Archive for the ‘uncategorized’ Category

Is ALL Advocacy and/or Advertising now Potentially Partisan According to Elections Canada?

Tuesday, August 20th, 2019

If saying climate change is real could be seen as partisan activity just because some candidate or other denies it, then surely the same would apply to all advertising for, say, Coke or Pepsi if some candidate expressed a preference and intent to favour one or the other (esp. if in government contracts)  – or more realistically, if some politician spoke out against the widespread marketing of both these and other similarly poisonous addictive beverages.

Perhaps having to report their advertising budgets as third party political advocacy would not be too much of a burden on the big soft drink companies, but they would not be the only ones so labelled, and the loss of charitable status for healthy food advocates would be a nasty consequence of having their cause taken up more by some politicians than others.

So, if this interpretation stands then clearly the legislation was incompetently written. But perhaps the real takeaway is that all charitable contributions should be no more eligible for tax deduction than political ones. A fixed per person limit would both reduce the window for scammy self-serving “donations” and provide less encouragement for the wealthy to distort our pattern of social service by giving massively greater support to those charities that they happen to approve of.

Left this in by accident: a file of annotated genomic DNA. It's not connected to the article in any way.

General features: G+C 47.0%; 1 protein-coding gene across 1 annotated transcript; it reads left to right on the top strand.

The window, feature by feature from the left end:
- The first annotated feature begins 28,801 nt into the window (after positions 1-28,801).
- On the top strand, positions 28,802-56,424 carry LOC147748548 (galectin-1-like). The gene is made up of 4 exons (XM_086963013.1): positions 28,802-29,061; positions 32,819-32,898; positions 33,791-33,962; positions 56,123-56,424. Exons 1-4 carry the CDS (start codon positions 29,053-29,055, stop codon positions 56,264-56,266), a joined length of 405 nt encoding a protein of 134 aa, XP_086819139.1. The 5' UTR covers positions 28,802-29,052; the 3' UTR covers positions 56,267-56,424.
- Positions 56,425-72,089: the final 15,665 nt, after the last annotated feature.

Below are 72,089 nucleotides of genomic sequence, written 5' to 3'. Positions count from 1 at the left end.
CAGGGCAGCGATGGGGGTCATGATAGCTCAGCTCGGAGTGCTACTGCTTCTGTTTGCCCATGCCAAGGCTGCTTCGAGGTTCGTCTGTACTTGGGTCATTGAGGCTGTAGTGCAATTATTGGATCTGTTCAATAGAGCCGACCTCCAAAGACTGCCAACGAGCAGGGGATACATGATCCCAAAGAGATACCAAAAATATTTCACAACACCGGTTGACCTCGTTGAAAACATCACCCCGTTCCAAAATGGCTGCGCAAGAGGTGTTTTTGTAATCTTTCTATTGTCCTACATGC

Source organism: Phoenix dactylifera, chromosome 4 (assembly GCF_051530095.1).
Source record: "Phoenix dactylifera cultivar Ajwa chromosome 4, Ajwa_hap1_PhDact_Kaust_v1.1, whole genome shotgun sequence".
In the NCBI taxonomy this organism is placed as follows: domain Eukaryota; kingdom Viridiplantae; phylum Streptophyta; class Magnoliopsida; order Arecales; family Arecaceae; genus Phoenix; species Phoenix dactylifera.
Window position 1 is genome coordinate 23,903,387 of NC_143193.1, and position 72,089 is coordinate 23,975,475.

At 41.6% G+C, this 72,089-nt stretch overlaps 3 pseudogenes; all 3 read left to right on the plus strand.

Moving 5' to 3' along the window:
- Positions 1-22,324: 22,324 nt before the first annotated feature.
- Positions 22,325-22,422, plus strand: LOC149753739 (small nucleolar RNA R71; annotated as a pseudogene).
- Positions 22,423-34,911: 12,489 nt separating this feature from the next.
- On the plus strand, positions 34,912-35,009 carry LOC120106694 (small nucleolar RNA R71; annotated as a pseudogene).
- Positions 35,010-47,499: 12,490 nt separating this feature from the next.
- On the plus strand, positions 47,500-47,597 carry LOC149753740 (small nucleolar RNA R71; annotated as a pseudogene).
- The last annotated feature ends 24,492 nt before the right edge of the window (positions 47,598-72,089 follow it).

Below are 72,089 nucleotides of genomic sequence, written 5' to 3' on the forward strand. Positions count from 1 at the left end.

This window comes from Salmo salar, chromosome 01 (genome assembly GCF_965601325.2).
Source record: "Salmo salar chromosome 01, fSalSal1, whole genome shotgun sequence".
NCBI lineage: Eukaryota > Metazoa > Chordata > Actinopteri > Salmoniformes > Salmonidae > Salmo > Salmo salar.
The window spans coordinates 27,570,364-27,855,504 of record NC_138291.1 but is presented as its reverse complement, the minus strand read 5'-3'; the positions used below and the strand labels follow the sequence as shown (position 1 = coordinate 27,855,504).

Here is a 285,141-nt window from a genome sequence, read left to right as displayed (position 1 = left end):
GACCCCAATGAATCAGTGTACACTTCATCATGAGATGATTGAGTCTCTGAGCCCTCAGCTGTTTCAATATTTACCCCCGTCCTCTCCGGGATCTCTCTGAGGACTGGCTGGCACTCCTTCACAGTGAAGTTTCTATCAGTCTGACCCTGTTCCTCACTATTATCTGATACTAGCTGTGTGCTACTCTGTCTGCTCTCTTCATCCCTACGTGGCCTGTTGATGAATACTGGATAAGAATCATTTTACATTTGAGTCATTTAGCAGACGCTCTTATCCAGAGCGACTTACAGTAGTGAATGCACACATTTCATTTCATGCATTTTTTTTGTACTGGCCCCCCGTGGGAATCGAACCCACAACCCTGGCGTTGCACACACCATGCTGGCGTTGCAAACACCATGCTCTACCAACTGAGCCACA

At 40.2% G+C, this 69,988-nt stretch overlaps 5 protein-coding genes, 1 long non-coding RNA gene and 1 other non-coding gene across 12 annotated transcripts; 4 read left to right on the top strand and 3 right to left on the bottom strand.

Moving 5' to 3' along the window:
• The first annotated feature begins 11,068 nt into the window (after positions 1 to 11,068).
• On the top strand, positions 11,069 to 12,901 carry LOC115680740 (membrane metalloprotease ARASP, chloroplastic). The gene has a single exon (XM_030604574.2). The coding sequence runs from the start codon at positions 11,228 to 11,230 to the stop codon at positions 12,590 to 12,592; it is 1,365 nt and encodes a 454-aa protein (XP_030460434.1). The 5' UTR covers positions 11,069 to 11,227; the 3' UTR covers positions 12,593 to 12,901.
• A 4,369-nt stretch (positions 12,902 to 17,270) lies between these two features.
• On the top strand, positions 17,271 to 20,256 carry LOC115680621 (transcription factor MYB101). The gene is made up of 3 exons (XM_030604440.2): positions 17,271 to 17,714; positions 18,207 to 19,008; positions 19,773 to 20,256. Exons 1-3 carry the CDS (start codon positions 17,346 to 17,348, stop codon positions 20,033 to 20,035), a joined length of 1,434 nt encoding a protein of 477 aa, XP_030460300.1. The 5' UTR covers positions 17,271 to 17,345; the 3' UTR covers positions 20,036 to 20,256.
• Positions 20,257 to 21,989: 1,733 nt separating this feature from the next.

Source: Saying climate change is real could be seen as partisan activity during election campaign, Elections Canada warns – The Globe and Mail

The Earth’s carrying capacity for human life may not be “fixed” but it IS bounded!

Tuesday, August 13th, 2019

Ted Nordhaus’ disappointing essay in Aeon Ideas provides encouragement to those who would deny the need to end human population growth. Of course Earth’s carrying capacity is not fixed, but regardless of what future technology may bring, it will always remain several orders of magnitude less than “standing room only”. And allowing growth before ensuring that it can be supported will just guarantee more of the hardship and starvation that was happening before the “green revolution” (whose primary author was adamant about its giving us only a “breathing space” in which to come to terms with our looming “Population Monster”(*))

 

 

 

(*) From his Nobel Prize address in 1970: “The green revolution has won a temporary success in man’s war against hunger and deprivation; it has given man a breathing space. If fully implemented, the revolution can provide sufficient food for sustenance during the next three decades. But the frightening power of human reproduction must also be curbed; otherwise the success of the green revolution will be ephemeral only. Most people still fail to comprehend the magnitude and menace of the “Population Monster”…Since man is potentially a rational being, however, I am confident that within the next two decades he will recognize the self-destructive course he steers along the road of irresponsible population growth…”[34]

Is There really a Naturalistic Case for “Free Will”?